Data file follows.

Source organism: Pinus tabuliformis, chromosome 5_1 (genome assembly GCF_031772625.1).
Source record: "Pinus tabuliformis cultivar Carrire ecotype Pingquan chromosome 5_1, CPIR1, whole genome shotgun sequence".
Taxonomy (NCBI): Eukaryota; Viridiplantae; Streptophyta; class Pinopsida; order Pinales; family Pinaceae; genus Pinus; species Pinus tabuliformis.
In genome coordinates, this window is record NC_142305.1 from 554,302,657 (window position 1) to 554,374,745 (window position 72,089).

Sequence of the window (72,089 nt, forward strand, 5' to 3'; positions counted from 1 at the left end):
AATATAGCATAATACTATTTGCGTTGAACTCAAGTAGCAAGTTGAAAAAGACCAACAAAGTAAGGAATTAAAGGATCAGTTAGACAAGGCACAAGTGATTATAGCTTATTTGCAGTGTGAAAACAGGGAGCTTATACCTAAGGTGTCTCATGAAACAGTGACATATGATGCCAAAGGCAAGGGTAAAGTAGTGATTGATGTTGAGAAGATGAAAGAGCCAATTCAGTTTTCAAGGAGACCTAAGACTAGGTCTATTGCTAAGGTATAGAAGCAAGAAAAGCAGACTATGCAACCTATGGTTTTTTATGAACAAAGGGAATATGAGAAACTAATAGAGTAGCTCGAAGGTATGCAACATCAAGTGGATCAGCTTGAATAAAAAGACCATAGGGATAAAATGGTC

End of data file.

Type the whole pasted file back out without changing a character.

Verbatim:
Source organism: Pinus tabuliformis, chromosome 5_1 (genome assembly GCF_031772625.1).
Source record: "Pinus tabuliformis cultivar Carrire ecotype Pingquan chromosome 5_1, CPIR1, whole genome shotgun sequence".
Taxonomy (NCBI): Eukaryota; Viridiplantae; Streptophyta; class Pinopsida; order Pinales; family Pinaceae; genus Pinus; species Pinus tabuliformis.
In genome coordinates, this window is record NC_142305.1 from 554,302,657 (window position 1) to 554,374,745 (window position 72,089).

Sequence of the window (72,089 nt, forward strand, 5' to 3'; positions counted from 1 at the left end):
AATATAGCATAATACTATTTGCGTTGAACTCAAGTAGCAAGTTGAAAAAGACCAACAAAGTAAGGAATTAAAGGATCAGTTAGACAAGGCACAAGTGATTATAGCTTATTTGCAGTGTGAAAACAGGGAGCTTATACCTAAGGTGTCTCATGAAACAGTGACATATGATGCCAAAGGCAAGGGTAAAGTAGTGATTGATGTTGAGAAGATGAAAGAGCCAATTCAGTTTTCAAGGAGACCTAAGACTAGGTCTATTGCTAAGGTATAGAAGCAAGAAAAGCAGACTATGCAACCTATGGTTTTTTATGAACAAAGGGAATATGAGAAACTAATAGAGTAGCTCGAAGGTATGCAACATCAAGTGGATCAGCTTGAATAAAAAGACCATAGGGATAAAATGGTC